The problem with a lot of nutrition myths is that no one talks about them but many believe in them. Admittedly, most nutrition myths are actually harmless. However, anyone looking to live a healthy life must learn to separate facts from fiction. The sooner you put some of these myths to bed the better.
Eating at night
How many times have you heard people saying that eating at night can make you fat? The reason why the explanations most people give sound dubious is because there is no hard evidence to support the idea.
Calories are the same no matter the time of day or night. There are people who simply overeat late at night; overeating at any time of the day or night is discouraged and will manifest some less than desirable results.
In truth, the quality and quantity of food are much more important than the time you eat it.
Excessive protein intake
Your body needs protein to build muscles. As such, it has become the norm for bodybuilders to consume unhealthy quantities of protein in the belief that the more protein they take the more muscle mass they will build. However, if you take more protein than your body requires, you will gain weight because your body will store the excess protein as fat.
Nutritionists do not merely encourage people to drink water on a daily basis, they are strangely specific, suggesting that everyone must consume at least eight glasses of water every single day. However, this estimation is a little bit of an exaggeration. Yes, the human body requires a certain amount of water every day, but you do not necessarily have to actually drink eight glasses of water to meet the body’s requirements.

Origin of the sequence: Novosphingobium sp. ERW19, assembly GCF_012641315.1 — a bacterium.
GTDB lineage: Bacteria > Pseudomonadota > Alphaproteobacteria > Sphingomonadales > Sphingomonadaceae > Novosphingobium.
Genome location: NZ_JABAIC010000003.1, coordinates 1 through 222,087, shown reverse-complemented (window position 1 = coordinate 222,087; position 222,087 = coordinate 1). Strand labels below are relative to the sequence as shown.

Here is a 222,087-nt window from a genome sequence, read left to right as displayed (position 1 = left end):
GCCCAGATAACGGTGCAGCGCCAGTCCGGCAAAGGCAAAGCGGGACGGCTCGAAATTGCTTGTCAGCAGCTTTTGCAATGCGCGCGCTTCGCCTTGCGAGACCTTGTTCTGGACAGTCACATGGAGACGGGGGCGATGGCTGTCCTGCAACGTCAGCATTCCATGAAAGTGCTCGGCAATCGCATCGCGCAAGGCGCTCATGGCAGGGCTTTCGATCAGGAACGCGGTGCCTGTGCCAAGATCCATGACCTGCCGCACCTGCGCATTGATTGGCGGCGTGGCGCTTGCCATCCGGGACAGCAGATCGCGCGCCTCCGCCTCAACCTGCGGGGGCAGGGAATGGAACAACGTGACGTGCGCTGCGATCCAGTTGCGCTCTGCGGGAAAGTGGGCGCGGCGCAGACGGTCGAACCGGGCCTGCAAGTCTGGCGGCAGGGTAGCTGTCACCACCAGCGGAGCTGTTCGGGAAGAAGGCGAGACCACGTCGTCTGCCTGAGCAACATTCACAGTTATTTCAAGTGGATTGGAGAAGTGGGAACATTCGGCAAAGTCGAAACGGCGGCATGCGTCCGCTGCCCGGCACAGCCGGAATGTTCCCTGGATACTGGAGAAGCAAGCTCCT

Water can be acquired from a variety of sources, including juice, fruit, beverages like tea and coffee, soups. Most people meet their daily water requirements by simply eating and drinking without counting glasses of water. For the most part, you are better off letting your thirst guide you. Do not let the ‘eight glasses’ rule control you.
Natural herbal products
Just because herbal products are natural doesn’t mean they are absolutely safe and good for your health. Tobacco is a natural herb and no physician would encourage you to start consuming tobacco.
People have a tendency to trust herbal products because of the ‘All-Natural’ tag. Remember that herbal products are not regulated; you need to approach them carefully.
Just because a label says ‘cholesterol-free’ doesn’t mean the food item in question is healthy. First of all, cholesterol is not all the same: there are low-density lipoproteins (LDL) and high-density lipoproteins (HDL). The latter are often referred to as “good” cholesterol and is useful for the body in moderate amounts.
Secondly, there can be so many unhealthy substances in our food aside from cholesterol that the absence of just one of them won’t make any tangible difference. So the idea that cholesterol-free foods are the way to go should be approached with a grain of salt.